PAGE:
Friday, October 1, 2010

40 after 40: Wolfgang Roosch


Douglas College after 40 Years - some personal reflections

September 1970, I am 23 years old and on my daily afternoon hike to Cariboo Hill School, a good half hour from my room in Burnaby. Why am I heading there? Douglas College’s very first term of operation – and my life as an academic student - started without a campus! Out in New West at 8th and McBride there’s isn’t anything remotely resembling a place of learning! Some public school apparently has to pitch in. Is this what I came to Vancouver for, and to Canada for that matter?


The New Westminster "campus" is the early 70's.


Back in the summer of ´69 I said farewell to my native Germany, burdened with a messed up school "career", but with a technical trade to my credit. Working in Edmonton, night courses in English and other subjects, surviving -54 (°F), then word of future Douglas College even reached the Prairies. Soon I was off to longed-for Vancouver, application, friendly staff, all new in their roles, mature entry, no hassles. Am I dreaming? Finally, the chance to turn my life around! Literature, Philosophy, maybe Psychology, who knows.

So, as soon as the Cariboo-kids were out, our college day started. Classes were shortened in order to cram the whole schedule in. At first the whole situation felt like a let-down, but soon a very special spirit emanated, the Indian summer, late afternoons, twilight-times, all these new faces, hard to tell who was student, who was staff. Everyone wanted to get to know everybody else. Never was it easier to talk to everyone you wanted. There were no veterans, no blasé seniors, no profs past their prime... Sure: there were some straights, but far more ”freaks”, it was year one after Woodstock!


Wolfgang in the 70's
What followed were two years of serious study and a lot of fun and inspiration. Many names – students and faculty - still stick out in memory. Faces and situations drift by: There are Joe Kowalski’s introverted yet penetrating monologues on the supreme importance of understanding history. And Charles Marxer’s structured and lucid approach to Philosophy, he liked my notion that the universe is a work of art (an idea I had picked up somewhere). Ulrich Schaffer, the German poet, was champion of European literature, backed by quick-witted Wendy Terell and cosmopolitan Sabine Mabardi. Anthropologist Dave Jongeward gave fascinating accounts on Navaho religious practice and rainmaking. The McAslan-couple spiced their Art History lectures with literally hundreds of slides from around the world. There was the environmental intensity of Jim Sellers and the outstanding biological teamwork of the troika Gilgan-Milles-Patterson. Every week they came up with humorous multimedia-intros (filmstrip+cassette tape!) to the biology lab sessions, these guys were way ahead of their time!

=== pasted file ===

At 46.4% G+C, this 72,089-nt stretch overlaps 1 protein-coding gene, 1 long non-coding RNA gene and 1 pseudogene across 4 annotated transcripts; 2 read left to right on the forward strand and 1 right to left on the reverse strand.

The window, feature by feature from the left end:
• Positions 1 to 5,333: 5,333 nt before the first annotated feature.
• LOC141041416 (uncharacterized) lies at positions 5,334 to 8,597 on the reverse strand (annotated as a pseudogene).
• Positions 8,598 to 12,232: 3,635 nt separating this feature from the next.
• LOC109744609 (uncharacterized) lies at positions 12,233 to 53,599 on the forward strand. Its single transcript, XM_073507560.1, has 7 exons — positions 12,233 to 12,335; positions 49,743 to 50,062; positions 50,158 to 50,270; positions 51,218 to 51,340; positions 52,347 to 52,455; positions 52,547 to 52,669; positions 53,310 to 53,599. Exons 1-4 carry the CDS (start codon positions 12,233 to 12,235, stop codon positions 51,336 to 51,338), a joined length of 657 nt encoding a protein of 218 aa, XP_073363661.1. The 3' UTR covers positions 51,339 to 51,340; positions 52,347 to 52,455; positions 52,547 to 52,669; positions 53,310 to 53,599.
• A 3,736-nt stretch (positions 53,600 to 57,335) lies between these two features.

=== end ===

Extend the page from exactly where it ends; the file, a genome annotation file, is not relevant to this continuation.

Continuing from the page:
Yes, the opening years at Douglas remain something special in my life. And it didn’t take four decades to realize that. I became aware of it already when I moved on to another educational institution, high up on a hill. It went OK there for me too, but something wasn’t the same. I never quite found the intensity and lustre of the College years again. Douglas proved to be a hard act to follow.

According to Goethe there is magic and bewitchment in every new beginning. This is surely one reason why many of the "original" students think so highly of their Douglas College experience. Four decades later one cannot reasonably expect any of that magic to be around still. But maybe some of the energy has helped to create that solid and inspired dedication to quality education . .

Happy Birthday Douglas College, Live Long and Prosper,
Hartwig Wolfgang Roosch
Gothenburg, Sweden
Associate of Arts 1972

40 after 40 is a series showcasing our amazing grads and employees in celebration of our 40th anniversary. Check back every Wednesday and Friday for another inspiring story. See more about our 40th on our Anniversary page.